Take time to no­tice na­ture’s beauty

Let's Talk - - Contents -

Take a breather to no­tice the beau­ti­ful world around us, says Let’s Talk colum­nist

Amanda Jayne, the King’s Lynn based psy­chother­a­pist and coun­sel­lor.

Iam writ­ing this sit­ting be­side a pool with a stun­ning view of the moun­tains and sea on the Greek is­land of Corfu; some­where I stayed in my 20s and have vis­ited of­ten ever since.

I was un­able to think of a sin­gle thing to write about, to the ex­tent that I al­most missed the edi­to­rial dead­line. That is, un­til I ar­rived here last night and woke this morn­ing to a beau­ti­ful vista.

It’s the first time I have stopped to take a breath for quite some time and, just like a lot of us who lead busy, stress­ful lives, it’s not un­til you stop, that you re­alise how fast the pace of life has be­come.

That’s when the beauty sur­round­ing you be­comes so blurred into the back­ground, you miss the small de­tails: birds chirrup­ing to each other in na­ture’s ar­chi­tec­turally stun­ning forests and fauna; the waves lap­ping gen­tly on the shore; a field of rich greens and yel­lows; rain­drops in a pud­dle.

If you start ig­nor­ing the views and the small de­tails, you miss a more ful­fill­ing way of be­ing.

Although I live by the sea and I love it and feel very lucky, re­cently I hadn’t no­ticed it. It was merely a place to hur­riedly march the dogs along while I fran­ti­cally planned my day in my head, go­ing as fast as I could so I could get to the of­fice and get started.

It took me to travel all th­ese miles to ‘smell the cof­fee’... but it needn’t have.

The Greek peo­ple here have had it very hard since en­ter­ing the Euro­zone. Their econ­omy is shat­tered with lit­tle hope of an im­prove­ment, and they are suf­fer­ing the con­se­quences of high taxes, low in­come and re­duced tourism. They have to work hard all sum­mer to earn enough money to sus­tain them through the win­ter months, and yet they re­main calm, friendly and shoul­der-shrug­gingly re­signed to their predica­ment. Over the past few years, I’ve of­ten mar­velled at how they main­tain their pos­i­tiv­ity and heart-warm­ing trust and friend­li­ness to the of­ten dis­trust­ful tourists and peo­ple who visit ex­pect­ing money-grab­bing Greeks op­er­at­ing a hard-sell in or­der to ex­tract money, when in fact, they re­main as chilled, friendly, smiley and calm as they were when I stayed here all those years ago.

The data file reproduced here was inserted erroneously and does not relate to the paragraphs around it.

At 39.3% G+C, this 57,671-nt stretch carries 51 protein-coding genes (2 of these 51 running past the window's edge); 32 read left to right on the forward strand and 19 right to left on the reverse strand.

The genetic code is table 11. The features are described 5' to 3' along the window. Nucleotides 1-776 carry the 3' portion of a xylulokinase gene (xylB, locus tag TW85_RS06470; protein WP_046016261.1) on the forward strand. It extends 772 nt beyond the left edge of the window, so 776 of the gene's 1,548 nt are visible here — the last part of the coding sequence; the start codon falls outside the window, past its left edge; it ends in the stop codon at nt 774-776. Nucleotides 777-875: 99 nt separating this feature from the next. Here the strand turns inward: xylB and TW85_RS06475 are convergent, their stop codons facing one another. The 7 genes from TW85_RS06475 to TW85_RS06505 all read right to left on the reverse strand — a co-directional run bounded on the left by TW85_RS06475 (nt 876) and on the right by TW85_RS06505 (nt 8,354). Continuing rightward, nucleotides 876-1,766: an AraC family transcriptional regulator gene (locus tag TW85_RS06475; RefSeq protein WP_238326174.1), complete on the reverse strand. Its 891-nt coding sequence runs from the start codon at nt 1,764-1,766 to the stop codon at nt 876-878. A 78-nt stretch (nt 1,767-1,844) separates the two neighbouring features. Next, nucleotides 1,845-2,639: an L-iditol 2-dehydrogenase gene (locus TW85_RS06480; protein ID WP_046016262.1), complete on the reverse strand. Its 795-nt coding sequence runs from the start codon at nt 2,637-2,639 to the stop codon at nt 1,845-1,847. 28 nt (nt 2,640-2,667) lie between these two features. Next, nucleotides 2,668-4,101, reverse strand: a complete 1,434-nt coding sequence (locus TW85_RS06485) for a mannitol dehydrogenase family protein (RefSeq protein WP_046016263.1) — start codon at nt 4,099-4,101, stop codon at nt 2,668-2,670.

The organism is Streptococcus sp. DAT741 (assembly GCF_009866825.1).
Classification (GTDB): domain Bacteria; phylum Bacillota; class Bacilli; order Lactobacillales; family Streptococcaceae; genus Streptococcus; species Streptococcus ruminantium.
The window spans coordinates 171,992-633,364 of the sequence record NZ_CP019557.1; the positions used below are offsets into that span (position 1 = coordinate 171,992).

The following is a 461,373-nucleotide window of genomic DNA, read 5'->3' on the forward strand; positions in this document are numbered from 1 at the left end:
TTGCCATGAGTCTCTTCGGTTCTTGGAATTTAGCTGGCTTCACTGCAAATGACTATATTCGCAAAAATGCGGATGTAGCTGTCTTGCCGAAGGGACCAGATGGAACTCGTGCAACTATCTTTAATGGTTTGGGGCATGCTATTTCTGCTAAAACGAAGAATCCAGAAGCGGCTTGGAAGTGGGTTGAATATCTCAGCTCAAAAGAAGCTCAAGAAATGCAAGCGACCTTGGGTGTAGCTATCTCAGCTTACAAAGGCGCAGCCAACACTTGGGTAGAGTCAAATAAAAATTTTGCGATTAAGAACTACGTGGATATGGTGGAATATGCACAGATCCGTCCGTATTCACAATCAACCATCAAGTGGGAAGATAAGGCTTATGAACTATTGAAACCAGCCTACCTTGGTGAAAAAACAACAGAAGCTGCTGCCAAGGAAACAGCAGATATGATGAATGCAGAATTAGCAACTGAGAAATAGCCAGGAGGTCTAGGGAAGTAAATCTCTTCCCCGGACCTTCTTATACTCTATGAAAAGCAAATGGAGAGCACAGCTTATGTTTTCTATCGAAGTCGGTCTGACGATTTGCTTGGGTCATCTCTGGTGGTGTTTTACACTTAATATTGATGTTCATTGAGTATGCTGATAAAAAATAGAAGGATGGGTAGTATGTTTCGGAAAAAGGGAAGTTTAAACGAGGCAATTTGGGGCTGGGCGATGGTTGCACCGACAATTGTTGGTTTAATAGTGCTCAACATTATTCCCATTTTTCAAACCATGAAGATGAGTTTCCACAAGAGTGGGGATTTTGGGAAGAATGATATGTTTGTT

One thing they have here in abun­dance is beauty. Ev­ery­where you go there is a beau­ti­ful beach, a lush green for­est, or a ma­jes­tic im­pos­ing moun­tain. Of course there are ar­eas of de­pri­va­tion, like any coun­try. How­ever, it’s hard to ig­nore the nat­u­ral beauty ar­rest­ing your senses in every di­rec­tion.

The Cor­fuians here, I be­lieve, are in the way of beauty - and it is free. It’s the best thing about this place and it’s com­pletely free.

Mother Na­ture is our best ther­a­pist. Her ser­vices are free and you don’t have to travel as far as I have to reap the ben­e­fits of her gen­er­ous abun­dance of healing prop­er­ties. She puts ev­ery­thing in per­spec­tive and re­leases a clut­tered, stressed mind to un­leash its full po­ten­tial.

Try putting your­self in the way of beauty. I prom­ise you will feel bet­ter for it.

Newspapers in English

Newspapers from UK

© PressReader. All rights reserved.